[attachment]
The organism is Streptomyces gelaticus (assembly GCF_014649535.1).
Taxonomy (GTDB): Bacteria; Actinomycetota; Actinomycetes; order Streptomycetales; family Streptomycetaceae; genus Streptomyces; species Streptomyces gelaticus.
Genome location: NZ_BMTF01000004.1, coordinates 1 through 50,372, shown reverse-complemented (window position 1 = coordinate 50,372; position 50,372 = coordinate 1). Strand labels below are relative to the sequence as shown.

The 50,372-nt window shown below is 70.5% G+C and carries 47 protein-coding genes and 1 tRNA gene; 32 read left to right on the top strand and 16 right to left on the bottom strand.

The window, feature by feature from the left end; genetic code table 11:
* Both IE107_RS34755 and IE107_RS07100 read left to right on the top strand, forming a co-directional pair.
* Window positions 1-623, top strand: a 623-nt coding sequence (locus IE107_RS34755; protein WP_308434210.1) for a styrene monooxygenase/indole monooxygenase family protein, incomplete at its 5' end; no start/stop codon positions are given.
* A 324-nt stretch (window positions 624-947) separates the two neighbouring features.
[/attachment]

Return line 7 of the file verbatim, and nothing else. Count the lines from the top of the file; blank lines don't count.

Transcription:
* Window positions 1-623, top strand: a 623-nt coding sequence (locus IE107_RS34755; protein WP_308434210.1) for a styrene monooxygenase/indole monooxygenase family protein, incomplete at its 5' end; no start/stop codon positions are given.